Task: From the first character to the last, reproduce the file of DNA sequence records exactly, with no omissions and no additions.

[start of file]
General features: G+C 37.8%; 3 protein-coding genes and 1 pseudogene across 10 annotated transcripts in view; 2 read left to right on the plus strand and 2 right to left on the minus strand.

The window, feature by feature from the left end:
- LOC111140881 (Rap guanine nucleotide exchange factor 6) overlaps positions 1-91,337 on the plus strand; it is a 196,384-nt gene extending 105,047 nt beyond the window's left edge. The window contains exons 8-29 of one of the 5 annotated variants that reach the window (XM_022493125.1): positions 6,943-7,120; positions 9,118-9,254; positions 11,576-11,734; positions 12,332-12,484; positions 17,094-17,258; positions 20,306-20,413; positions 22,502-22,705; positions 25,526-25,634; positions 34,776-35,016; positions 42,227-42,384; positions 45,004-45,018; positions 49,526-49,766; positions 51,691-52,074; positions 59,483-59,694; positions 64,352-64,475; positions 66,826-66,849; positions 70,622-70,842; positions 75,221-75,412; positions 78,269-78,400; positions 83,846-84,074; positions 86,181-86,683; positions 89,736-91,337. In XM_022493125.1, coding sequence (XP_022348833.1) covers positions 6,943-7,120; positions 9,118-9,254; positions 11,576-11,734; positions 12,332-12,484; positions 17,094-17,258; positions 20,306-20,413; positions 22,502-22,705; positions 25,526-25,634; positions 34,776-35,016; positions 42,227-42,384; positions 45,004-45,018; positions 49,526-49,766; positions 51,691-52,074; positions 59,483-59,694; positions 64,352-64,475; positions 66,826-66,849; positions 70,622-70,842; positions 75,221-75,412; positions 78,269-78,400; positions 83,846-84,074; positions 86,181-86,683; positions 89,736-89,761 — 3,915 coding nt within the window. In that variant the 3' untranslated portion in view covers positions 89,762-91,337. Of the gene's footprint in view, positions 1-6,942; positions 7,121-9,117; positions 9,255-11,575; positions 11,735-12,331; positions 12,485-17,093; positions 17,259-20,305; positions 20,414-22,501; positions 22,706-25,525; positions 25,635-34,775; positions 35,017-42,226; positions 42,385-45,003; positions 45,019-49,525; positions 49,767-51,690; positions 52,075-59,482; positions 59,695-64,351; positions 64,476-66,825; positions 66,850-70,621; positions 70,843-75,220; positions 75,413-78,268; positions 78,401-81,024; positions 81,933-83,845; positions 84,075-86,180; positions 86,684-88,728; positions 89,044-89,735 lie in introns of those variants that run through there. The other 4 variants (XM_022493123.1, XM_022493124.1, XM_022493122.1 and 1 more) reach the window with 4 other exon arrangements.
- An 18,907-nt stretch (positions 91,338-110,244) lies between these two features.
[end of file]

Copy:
General features: G+C 37.8%; 3 protein-coding genes and 1 pseudogene across 10 annotated transcripts in view; 2 read left to right on the plus strand and 2 right to left on the minus strand.

The window, feature by feature from the left end:
- LOC111140881 (Rap guanine nucleotide exchange factor 6) overlaps positions 1-91,337 on the plus strand; it is a 196,384-nt gene extending 105,047 nt beyond the window's left edge. The window contains exons 8-29 of one of the 5 annotated variants that reach the window (XM_022493125.1): positions 6,943-7,120; positions 9,118-9,254; positions 11,576-11,734; positions 12,332-12,484; positions 17,094-17,258; positions 20,306-20,413; positions 22,502-22,705; positions 25,526-25,634; positions 34,776-35,016; positions 42,227-42,384; positions 45,004-45,018; positions 49,526-49,766; positions 51,691-52,074; positions 59,483-59,694; positions 64,352-64,475; positions 66,826-66,849; positions 70,622-70,842; positions 75,221-75,412; positions 78,269-78,400; positions 83,846-84,074; positions 86,181-86,683; positions 89,736-91,337. In XM_022493125.1, coding sequence (XP_022348833.1) covers positions 6,943-7,120; positions 9,118-9,254; positions 11,576-11,734; positions 12,332-12,484; positions 17,094-17,258; positions 20,306-20,413; positions 22,502-22,705; positions 25,526-25,634; positions 34,776-35,016; positions 42,227-42,384; positions 45,004-45,018; positions 49,526-49,766; positions 51,691-52,074; positions 59,483-59,694; positions 64,352-64,475; positions 66,826-66,849; positions 70,622-70,842; positions 75,221-75,412; positions 78,269-78,400; positions 83,846-84,074; positions 86,181-86,683; positions 89,736-89,761 — 3,915 coding nt within the window. In that variant the 3' untranslated portion in view covers positions 89,762-91,337. Of the gene's footprint in view, positions 1-6,942; positions 7,121-9,117; positions 9,255-11,575; positions 11,735-12,331; positions 12,485-17,093; positions 17,259-20,305; positions 20,414-22,501; positions 22,706-25,525; positions 25,635-34,775; positions 35,017-42,226; positions 42,385-45,003; positions 45,019-49,525; positions 49,767-51,690; positions 52,075-59,482; positions 59,695-64,351; positions 64,476-66,825; positions 66,850-70,621; positions 70,843-75,220; positions 75,413-78,268; positions 78,401-81,024; positions 81,933-83,845; positions 84,075-86,180; positions 86,684-88,728; positions 89,044-89,735 lie in introns of those variants that run through there. The other 4 variants (XM_022493123.1, XM_022493124.1, XM_022493122.1 and 1 more) reach the window with 4 other exon arrangements.
- An 18,907-nt stretch (positions 91,338-110,244) lies between these two features.